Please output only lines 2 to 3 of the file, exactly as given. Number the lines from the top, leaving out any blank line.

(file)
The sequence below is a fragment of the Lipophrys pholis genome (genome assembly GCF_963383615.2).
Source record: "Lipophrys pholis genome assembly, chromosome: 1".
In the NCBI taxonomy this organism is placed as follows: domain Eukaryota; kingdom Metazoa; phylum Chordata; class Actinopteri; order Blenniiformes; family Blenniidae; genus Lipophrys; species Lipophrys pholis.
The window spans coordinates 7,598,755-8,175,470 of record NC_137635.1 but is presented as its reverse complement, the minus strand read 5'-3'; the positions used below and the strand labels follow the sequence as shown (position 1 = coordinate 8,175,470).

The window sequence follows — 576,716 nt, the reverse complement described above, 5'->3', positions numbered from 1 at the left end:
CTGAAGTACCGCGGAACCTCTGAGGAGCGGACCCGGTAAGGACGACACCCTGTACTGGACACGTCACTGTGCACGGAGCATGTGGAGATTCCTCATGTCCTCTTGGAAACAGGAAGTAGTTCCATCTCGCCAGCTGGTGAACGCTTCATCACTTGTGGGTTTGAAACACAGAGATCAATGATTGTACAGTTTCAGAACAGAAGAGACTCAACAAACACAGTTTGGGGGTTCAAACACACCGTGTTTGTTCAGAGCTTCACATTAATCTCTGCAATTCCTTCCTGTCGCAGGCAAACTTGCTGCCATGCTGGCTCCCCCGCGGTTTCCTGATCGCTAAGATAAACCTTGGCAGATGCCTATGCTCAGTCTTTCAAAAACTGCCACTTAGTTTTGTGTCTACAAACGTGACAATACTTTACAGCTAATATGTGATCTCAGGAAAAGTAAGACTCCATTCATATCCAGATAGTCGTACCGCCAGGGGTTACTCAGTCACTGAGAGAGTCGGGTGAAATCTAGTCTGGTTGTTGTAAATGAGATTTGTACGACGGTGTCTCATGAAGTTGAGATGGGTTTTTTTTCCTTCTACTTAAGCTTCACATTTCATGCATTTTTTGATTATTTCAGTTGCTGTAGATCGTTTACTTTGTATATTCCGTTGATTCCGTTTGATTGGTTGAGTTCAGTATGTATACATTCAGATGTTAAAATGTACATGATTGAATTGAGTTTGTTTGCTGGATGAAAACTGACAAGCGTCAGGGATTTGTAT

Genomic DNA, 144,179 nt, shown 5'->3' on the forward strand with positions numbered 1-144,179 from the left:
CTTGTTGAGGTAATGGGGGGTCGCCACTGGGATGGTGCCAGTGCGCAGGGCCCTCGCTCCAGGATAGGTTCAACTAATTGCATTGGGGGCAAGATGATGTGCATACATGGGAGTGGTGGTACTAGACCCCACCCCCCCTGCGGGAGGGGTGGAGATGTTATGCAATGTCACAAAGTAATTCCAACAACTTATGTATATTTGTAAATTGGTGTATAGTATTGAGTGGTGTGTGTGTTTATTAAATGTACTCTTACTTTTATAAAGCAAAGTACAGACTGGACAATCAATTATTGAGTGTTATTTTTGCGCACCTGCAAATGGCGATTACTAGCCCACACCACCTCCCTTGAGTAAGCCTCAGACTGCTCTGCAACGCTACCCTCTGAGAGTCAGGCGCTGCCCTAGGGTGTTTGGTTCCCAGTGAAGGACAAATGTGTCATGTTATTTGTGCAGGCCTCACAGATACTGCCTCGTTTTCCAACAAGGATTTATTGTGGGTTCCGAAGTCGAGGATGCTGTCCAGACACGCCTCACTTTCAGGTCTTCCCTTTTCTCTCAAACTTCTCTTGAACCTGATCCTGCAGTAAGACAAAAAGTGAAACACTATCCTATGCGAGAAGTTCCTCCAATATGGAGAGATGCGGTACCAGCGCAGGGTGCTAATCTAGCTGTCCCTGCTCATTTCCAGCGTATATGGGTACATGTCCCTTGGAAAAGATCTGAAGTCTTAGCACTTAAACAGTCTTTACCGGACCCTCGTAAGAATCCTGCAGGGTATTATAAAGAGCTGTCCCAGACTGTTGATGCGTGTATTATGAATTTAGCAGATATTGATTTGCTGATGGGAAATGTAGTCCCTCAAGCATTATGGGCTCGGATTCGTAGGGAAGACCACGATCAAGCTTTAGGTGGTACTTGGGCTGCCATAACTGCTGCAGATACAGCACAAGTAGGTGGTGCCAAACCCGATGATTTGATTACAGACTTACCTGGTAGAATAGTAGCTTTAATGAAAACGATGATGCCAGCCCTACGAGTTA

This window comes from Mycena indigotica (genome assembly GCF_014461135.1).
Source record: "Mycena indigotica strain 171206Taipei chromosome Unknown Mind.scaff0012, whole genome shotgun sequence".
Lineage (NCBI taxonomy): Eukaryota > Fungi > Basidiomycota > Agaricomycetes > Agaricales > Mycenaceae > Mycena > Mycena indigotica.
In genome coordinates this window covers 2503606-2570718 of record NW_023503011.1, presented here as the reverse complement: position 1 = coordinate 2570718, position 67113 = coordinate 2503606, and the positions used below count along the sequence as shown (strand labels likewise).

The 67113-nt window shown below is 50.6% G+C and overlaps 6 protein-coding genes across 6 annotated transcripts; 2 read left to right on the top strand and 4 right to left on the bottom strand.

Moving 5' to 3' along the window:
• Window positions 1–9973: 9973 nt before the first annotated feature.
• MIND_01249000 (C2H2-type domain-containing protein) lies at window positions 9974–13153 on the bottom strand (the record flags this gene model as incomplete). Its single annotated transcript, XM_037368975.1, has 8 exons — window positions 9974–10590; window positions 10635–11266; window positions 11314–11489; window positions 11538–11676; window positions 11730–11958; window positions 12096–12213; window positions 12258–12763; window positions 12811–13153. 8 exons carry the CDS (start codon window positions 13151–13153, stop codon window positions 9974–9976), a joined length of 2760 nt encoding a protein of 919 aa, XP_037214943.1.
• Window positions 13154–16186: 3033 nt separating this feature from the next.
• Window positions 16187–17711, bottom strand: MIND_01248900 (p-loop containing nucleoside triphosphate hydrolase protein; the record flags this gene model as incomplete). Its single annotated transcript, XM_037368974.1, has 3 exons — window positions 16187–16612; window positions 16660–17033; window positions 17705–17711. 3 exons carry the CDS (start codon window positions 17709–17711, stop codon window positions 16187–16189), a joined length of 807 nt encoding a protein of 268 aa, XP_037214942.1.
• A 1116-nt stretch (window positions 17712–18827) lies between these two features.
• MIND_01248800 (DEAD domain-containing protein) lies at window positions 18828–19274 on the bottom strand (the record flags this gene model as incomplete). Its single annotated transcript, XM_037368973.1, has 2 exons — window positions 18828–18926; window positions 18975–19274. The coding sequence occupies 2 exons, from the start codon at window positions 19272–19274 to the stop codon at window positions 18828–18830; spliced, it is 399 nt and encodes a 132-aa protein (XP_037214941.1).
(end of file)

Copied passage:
Source record: "Lipophrys pholis genome assembly, chromosome: 1".
In the NCBI taxonomy this organism is placed as follows: domain Eukaryota; kingdom Metazoa; phylum Chordata; class Actinopteri; order Blenniiformes; family Blenniidae; genus Lipophrys; species Lipophrys pholis.